The Factory Of The World – Hackaday Documentary On The Shenzhen Ecosystem

When it comes to manufacturing, no place in the world has the same kind of allure as the Pearl River Delta region of China. Within just an hour-long train ride, two vastly different cultures co-exist, each with its unique appeal that keeps attracting engineers, entrepreneurs, and hustlers alike. On the mainland side, cities like Shenzhen and Guangzhou bring the promise of cheap components, low-cost contract work, and the street cred of “having done the Shenzhen thing.” And on the island, the capitalist utopia called Hong Kong glows with all of its high finance and stories of lavish expat lifestyles.

As the “new” China evolves, it seems like it’s exactly the convergence of these two cultures that will bring the biggest change—and not just to the area but to the whole world. Still, understanding what exactly is going on and what the place is really all about remains a mystery to many. So, this June, we jumped on the bandwagon and headed east, trying to get our own feel for the whole thing.

Here’s what we came back with…

We’d like to give a huge thanks to all the amazing people who donated their time and helped in filming this mini-documentary: Chris “Akiba” Wang, a Hackaday Prize judge and one of the most amazing people you’ll ever meet; Stefania Druga of Hackidemia and the organizer of Shenzhen MakerCamp; Massimo Banzi of; Andy Kong and Michael Guillemette of Hong Kong’s Dim Sum Labs hackerspace; the Seed Studio crew; and a number of other people who have helped us with their insights and opinions on what it’s like to live at the doorsteps of the Factory of the World.

20 thoughts on “The Factory Of The World – Hackaday Documentary On The Shenzhen Ecosystem

  1. This was cool. I enjoyed it! It’s interesting to get a sense of what’s going on in Shenzhen, and what the hardware community is like. It’s a side of things that hobbyists don’t really get a view of. I also liked the synthy undertones.

  2. I had a ton of fun making this with Alek. I’d like to do more of this type of content so please help get the word out about it by forwarding to your friends and using the share links just below the title.

    Thanks !

  3. Great video, also nice to put a face to some of the people you see lurking around.

    Turns out large scale manufacturing anywhere requires a lot of skill, knowledge and contacts. Being able to raise on kickstarter doesn’t immediately qualify you for that after you put together a run of 20, I like his grin as he’s saying this you know he’s is seeing it often, from both sides.

    For our Chinese manufacturing we’ve always had a go between local rep who knew the market, spoke the language and customs, that made it a lot easier to do, but still a challenge, like when you see someone at a trade show selling your entire catalogue for cheaper.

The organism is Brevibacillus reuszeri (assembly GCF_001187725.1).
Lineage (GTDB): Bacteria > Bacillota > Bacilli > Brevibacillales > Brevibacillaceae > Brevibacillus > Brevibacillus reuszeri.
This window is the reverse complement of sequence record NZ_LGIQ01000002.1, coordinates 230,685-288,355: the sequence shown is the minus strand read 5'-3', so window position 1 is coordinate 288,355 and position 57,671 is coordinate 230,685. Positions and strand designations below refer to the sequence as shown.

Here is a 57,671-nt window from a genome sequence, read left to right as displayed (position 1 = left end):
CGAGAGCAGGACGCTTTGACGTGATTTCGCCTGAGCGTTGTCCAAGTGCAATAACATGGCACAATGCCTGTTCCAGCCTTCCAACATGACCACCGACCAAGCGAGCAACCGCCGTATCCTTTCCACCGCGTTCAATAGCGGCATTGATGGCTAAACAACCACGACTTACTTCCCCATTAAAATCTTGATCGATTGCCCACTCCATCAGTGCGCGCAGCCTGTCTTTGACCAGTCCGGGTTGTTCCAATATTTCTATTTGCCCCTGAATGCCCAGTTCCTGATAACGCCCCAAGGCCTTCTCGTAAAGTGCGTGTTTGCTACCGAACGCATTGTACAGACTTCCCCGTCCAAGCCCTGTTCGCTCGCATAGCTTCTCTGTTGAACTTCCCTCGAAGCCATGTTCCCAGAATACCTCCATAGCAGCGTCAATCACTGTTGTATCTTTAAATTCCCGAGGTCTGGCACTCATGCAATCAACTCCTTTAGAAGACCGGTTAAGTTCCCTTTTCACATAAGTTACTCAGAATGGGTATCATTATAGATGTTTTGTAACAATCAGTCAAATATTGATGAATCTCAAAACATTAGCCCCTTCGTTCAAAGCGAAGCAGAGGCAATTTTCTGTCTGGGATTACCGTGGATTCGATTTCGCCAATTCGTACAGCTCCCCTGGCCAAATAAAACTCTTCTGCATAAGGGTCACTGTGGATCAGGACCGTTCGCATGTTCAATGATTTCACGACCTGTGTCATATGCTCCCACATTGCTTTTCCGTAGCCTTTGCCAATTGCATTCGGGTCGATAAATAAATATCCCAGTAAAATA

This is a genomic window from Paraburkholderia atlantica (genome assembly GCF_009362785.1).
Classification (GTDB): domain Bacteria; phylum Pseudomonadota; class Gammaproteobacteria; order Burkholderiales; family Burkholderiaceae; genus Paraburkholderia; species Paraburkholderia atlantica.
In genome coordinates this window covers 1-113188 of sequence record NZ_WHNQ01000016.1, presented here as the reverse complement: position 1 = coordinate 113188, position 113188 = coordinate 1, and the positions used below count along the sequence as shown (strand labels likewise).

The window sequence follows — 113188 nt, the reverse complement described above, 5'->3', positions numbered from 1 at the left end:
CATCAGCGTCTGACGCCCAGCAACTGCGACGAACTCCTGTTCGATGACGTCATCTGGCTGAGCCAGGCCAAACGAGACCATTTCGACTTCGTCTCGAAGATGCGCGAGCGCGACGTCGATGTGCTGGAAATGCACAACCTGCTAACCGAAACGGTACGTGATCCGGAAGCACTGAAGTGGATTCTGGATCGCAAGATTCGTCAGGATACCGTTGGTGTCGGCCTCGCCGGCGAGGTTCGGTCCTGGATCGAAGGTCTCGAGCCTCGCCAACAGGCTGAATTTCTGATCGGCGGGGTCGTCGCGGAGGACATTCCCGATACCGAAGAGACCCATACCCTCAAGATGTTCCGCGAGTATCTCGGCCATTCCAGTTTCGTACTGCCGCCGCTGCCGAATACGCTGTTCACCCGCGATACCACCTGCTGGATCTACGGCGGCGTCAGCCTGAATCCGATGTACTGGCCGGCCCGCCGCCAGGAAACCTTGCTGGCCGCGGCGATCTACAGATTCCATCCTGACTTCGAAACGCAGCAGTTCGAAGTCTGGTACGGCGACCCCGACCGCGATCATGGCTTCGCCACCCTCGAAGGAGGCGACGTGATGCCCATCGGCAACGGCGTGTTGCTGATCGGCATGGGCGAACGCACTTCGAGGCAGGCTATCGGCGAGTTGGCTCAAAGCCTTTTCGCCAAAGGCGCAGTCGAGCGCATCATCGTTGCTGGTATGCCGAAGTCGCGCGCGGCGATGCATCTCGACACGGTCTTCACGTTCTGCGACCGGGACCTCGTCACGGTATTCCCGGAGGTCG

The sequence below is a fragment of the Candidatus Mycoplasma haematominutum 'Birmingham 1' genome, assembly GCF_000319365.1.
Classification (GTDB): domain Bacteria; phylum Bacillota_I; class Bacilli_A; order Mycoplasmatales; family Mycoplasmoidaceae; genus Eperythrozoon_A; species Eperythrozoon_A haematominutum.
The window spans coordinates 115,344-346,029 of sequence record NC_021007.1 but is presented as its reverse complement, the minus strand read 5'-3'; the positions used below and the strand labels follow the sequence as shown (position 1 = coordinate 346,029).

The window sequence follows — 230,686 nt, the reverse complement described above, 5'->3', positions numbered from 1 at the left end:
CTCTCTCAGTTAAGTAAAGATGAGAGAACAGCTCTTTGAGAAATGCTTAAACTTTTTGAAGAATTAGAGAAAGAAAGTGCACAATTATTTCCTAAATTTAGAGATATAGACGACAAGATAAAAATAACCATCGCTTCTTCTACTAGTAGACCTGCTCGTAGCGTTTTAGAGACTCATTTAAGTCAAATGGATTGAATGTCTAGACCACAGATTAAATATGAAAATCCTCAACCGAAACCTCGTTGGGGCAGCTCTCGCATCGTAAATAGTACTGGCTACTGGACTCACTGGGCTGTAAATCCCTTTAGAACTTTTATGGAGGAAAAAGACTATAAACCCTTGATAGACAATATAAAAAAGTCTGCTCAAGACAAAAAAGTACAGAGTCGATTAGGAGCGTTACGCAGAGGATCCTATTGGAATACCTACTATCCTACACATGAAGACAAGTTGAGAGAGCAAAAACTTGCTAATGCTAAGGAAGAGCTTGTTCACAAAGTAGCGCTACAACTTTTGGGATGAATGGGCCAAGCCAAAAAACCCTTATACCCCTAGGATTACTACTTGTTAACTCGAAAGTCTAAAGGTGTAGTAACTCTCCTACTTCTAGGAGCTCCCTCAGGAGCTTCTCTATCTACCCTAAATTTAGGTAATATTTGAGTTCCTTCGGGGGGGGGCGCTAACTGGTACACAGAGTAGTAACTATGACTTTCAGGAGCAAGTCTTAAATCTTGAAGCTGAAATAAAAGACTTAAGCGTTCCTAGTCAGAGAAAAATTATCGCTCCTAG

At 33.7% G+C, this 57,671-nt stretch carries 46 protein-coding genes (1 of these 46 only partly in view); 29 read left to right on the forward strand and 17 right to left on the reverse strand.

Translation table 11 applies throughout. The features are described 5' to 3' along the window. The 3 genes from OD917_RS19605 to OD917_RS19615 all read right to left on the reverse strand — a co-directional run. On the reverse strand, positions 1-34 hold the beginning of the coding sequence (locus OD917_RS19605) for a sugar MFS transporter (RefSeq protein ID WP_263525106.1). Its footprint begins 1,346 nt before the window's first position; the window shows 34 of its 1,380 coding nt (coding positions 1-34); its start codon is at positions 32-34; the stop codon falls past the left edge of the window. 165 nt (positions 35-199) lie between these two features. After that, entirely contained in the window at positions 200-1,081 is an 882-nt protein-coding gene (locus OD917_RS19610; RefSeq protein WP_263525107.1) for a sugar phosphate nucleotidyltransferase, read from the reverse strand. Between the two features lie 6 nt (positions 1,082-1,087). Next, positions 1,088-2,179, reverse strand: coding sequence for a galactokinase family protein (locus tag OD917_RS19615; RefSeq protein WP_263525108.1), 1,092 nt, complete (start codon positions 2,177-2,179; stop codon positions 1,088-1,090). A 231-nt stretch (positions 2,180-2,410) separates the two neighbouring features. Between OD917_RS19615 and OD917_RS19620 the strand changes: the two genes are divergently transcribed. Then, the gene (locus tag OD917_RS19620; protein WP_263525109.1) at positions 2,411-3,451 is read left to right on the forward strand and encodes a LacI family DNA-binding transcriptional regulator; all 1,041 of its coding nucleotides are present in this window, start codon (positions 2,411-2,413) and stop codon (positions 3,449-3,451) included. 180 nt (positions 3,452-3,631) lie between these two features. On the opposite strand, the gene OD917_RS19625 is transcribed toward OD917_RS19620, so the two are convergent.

I’ve definitely considered moving to China, so far lived in Japan, Europe and America. But I’ve always liked the accessibility of electronics in Asia in comparison to elsewhere, Akihabara was my first “wow”, it was jaw dropping.

  4. Good documentary but the score is a bit off the mark. The background music sounds like it would be better suited to a documentary full of doom and gloom like one about the global warming or war.

    But otherwise very informative.

    1. Same for the shutter settings when filming with artificial light. The clip around 20 minutes seems to have been shot at a frequency different from the mains frequency (30 or 60 fps with mains at 50 Hz). It’s hard to see this on the tiny screens many cameras ship with, which is why you should always use a preview monitor with 1:1 zoom functionality. Makes it a lot easier to spot this before a take.

    1. Pretty much. I always hear the Mines of Mordor theme when I think of China. What this video really is a is wankfest for super-saturating the world with junk that eats electrons and is made of plastic-two things that are still powered by petroleum mainly and have short end of life cycles and cheaper to throw away than return junk. Er. I mean the Internet of Things is great… China smog and floating cities of cargo is amazing. Stealing patented products and information is super cool! Jingoistic border tariffs and 500k of aide to the world is really impressive!

  5. The continuous background noise was so annoying. Maybe use it a little here and there in the cuts between interviews but for 40 minutes straight? Cmon. I got stressed out and took a huge unintetional sigh of relief when the video was over and the sound stopped.

  6. I always wondered how all the “sharing”/copying works there. Do they have like a giant website where you can shop for designs or is everything face-to-face?

    Very good vid BTW, really informative. Keep up the good work!

  7. Interesting but needed even 30 seconds of intro before you headed straight to interviews and what was up with that ominous music? It made me feel like I should expect to see see some government raid, or worker revolt in the middle of this interview.

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